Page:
Finally, there is a profound difference in the nature of the executive power exercised in the two countries. President Obama has the authority to make a nomination, but it ultimately falls to the Senate to provide "advice and consent". This is an important check on presidential power. By contrast, the Prime Minister has the authority to appoint someone to the Supreme Court of Canada with or without the consent of Parliament. (There are limits on who is eligible for appointment, and the Supreme Court was put into the awkward position of having to declare one of its own members ineligible only a couple of years ago, but the Prime Minister nonetheless has considerable room to maneuver.) The suggestion that the Prime Minister's power to make appointments during an election campaign would be greater than the President's power to nominate is jaw-dropping.
There is one further point I would make about the strangeness of this episode. Brown's appointment was problematic, but it happened, and with relatively little public fuss - at least about its constitutionality. This no doubt had much to do with Brown's impeccable judicial credentials, and the sense that he will make a valuable contribution to the Supreme Court for many years to come. The fact that Brown's appointment was scarcely challenged on constitutional grounds, whereas the authority of President Obama to make a nomination has already been the subject of vigorous debate, says much about the extent to which the Supreme Court of Canada has largely avoided becoming the political football that the US Supreme Court has become in recent years.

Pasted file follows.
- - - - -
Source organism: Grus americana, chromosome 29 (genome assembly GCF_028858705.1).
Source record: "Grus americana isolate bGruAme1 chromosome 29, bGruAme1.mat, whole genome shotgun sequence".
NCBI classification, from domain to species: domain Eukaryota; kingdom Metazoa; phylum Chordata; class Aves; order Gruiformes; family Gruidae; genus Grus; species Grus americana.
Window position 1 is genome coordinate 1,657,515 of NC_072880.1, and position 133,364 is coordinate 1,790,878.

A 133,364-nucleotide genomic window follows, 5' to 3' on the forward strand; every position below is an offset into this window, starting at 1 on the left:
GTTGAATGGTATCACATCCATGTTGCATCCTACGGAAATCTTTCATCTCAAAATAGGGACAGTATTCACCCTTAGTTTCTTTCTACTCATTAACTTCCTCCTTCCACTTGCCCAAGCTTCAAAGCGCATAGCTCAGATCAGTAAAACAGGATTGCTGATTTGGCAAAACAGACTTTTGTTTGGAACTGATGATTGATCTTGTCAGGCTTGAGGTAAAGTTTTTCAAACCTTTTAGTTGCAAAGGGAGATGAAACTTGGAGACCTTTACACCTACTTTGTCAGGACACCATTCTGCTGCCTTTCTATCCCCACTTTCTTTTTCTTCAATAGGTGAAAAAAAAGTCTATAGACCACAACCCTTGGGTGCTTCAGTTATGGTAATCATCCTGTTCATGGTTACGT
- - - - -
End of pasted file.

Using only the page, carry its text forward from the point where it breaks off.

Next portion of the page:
Though Canada's high court has sometimes been accused of "judicial activism", there is a wide degree of acceptance that its rulings are not driven by raw political considerations, and individual judges are not associated with straightforwardly liberal or conservative positions. There is, for this reason, less risk that any single appointment will shift the ideological balance on the Court. One of the reasons why I found the timing of the Brown appointment so troubling was that it risked turning the Court into an election issue, inviting politicians to weigh in on the merits of individual judges. By contrast, in the United States, the convention is invoked precisely so that the Supreme Court can be used to political advantage. In this way, the caretaker convention is turned upside-down.